Later, many Muslims joined the Non-European Unity Movement and the Teacher’s League of South Africa both of which were established in 1913 and were at the forefront of the anti-apartheid movement. Abdul Rahman was the first “person of color” to win a seat in the Cape Town city council in 1904 and the Cape Provincial council in 1915. Rahman championed Colored people’s demands for franchise, their right to work and fair wages, and their right to education (Arkin).

Muslims were not represented in Parliament until the 1970’s when the then National Party government introduced the Tricameral System.

In 1894, the Natal Indian Congress (NIC) was established in Durban primarily to fight for trading and residential rights for Indians. Restrictions on Indian trade and acquisition of land by the Transvaal authorities led to the establishment of the Transvaal Indian Congress. The majority of the Congress members in Natal were Muslim traders, as were its first three presidents: Abdullah Hajee Adam, Abdul Karim Hajee Adam Zaveri, and Cassim Jeewa.

One of the best known NIC stalwarts was Abdulla Ismail Kajee, who had formed part of the delegations to India in 1922 and to the United Nations in 1946 to demand civil rights for South African Indians. Mahatma Gandhi was, incidentally, invited by a Muslim trader, (2)Abu Bakr Amod, to represent him in a civil suit against another Muslim trader. Muslims fully supported Gandhi’s passive resistance campaign that protested against discriminatory practices against Indians. It was for this that Gandhi acquired international fame and honor.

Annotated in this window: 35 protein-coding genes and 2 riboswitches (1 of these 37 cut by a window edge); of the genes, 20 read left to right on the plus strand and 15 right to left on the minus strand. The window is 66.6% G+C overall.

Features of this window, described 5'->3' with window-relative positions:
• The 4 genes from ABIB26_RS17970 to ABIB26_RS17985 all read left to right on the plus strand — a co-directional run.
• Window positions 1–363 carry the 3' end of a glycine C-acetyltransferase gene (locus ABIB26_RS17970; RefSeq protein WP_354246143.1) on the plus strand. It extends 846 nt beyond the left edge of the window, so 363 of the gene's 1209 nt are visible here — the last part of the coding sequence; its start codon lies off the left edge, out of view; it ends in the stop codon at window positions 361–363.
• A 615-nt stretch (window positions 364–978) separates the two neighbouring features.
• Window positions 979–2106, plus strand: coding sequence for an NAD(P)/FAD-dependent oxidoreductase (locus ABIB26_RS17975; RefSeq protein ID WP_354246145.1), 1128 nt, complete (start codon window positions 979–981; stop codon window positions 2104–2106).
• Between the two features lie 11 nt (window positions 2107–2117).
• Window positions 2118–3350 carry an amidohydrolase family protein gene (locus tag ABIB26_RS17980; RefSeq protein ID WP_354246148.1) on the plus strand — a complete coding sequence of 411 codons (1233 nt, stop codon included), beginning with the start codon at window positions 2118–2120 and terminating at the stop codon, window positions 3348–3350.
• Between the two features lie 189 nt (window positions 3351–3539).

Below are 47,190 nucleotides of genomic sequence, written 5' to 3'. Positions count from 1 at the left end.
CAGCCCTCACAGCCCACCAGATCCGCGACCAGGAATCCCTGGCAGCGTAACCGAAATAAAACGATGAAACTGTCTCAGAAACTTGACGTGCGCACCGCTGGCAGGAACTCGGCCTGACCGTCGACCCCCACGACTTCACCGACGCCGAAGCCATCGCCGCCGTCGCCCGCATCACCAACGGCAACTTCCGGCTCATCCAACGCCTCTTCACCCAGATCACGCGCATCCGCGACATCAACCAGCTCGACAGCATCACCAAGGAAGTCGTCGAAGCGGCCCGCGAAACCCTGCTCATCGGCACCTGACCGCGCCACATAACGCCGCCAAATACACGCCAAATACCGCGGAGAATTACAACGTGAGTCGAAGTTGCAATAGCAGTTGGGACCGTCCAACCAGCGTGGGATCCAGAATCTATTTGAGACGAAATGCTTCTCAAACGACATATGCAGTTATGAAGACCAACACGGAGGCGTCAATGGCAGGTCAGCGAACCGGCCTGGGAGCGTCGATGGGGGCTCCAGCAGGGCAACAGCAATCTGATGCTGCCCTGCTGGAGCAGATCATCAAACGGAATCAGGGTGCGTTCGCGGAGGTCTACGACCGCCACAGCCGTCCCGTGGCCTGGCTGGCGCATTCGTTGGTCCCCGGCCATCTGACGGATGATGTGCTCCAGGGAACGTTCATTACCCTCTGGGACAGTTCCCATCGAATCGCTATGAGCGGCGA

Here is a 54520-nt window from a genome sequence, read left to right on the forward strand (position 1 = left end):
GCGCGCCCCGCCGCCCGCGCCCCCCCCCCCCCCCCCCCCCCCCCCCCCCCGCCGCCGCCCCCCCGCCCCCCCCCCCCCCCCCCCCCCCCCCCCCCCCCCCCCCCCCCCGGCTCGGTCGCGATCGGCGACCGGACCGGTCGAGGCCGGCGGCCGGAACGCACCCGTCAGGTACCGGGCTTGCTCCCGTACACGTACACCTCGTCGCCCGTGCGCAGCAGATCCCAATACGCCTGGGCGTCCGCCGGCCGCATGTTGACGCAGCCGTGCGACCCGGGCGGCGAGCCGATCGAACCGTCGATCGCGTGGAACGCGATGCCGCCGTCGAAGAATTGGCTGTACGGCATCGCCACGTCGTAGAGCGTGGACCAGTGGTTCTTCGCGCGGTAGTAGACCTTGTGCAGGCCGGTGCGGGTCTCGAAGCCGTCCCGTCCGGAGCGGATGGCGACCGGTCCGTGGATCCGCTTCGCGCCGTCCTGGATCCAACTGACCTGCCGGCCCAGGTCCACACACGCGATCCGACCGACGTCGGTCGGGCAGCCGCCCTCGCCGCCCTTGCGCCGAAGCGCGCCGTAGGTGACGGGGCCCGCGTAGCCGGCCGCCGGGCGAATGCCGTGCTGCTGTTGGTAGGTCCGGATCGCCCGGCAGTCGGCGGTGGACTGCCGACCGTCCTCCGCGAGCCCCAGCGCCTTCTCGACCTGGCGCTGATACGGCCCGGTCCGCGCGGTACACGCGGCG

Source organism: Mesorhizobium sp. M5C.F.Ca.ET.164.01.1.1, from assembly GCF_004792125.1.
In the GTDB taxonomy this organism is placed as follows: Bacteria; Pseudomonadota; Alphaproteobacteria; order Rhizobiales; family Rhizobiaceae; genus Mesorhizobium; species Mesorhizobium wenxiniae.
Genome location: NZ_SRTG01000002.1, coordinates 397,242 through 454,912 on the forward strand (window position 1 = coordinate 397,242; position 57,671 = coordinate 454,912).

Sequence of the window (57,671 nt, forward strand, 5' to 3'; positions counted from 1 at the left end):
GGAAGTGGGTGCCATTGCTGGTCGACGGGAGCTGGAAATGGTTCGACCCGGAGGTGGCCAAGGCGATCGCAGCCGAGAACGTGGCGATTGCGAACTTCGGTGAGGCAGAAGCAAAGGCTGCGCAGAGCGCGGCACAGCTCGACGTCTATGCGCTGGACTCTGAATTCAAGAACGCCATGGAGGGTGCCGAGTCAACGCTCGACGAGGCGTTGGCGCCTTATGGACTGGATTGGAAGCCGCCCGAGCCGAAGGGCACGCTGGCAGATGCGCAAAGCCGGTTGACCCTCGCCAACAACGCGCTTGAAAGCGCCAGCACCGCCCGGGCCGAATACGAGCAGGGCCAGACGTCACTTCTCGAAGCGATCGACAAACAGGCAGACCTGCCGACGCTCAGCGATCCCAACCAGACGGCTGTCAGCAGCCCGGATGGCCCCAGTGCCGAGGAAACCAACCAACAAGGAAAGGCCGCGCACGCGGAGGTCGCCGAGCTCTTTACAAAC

In the Transvaal, two of the most prominent figures of the congress movement were Moulvi Cachalia and Yusuf Dadoo. While the former spent most of his political life in exile in India, Yusuf Dadoo became one of the leading figures in resistance against the White minority rule in South Africa. He was president of the Transvaal Indian Congress, chairman of the Anti-Segregation Council, and chairman of the Transvaal Passive Resistance Council. He, along with Monty Naicker, led the defiance campaign in 1939 that aimed at reversing discriminatory practices against Black South Africans (Calpin). Dadoo and Naicker attended the All-Asia Conference Delhi in 1947 and the United Nations General Assembly in Paris in 1948.

Imam Haron, a stalwart of the liberation struggle, inspired Muslim youth at the Cape to identify with the oppressed majority in South Africa. His death in detention is known throughout the world. The Muslim Judicial Council established in 1945 condemned the Group Areas Act, the Sabotage Bill, and other unjust laws. The Cape Muslim Youth Movement established in 1957 and the Claremont Muslim Youth Association established in 1958 greatly increased the political awareness of Muslim youth.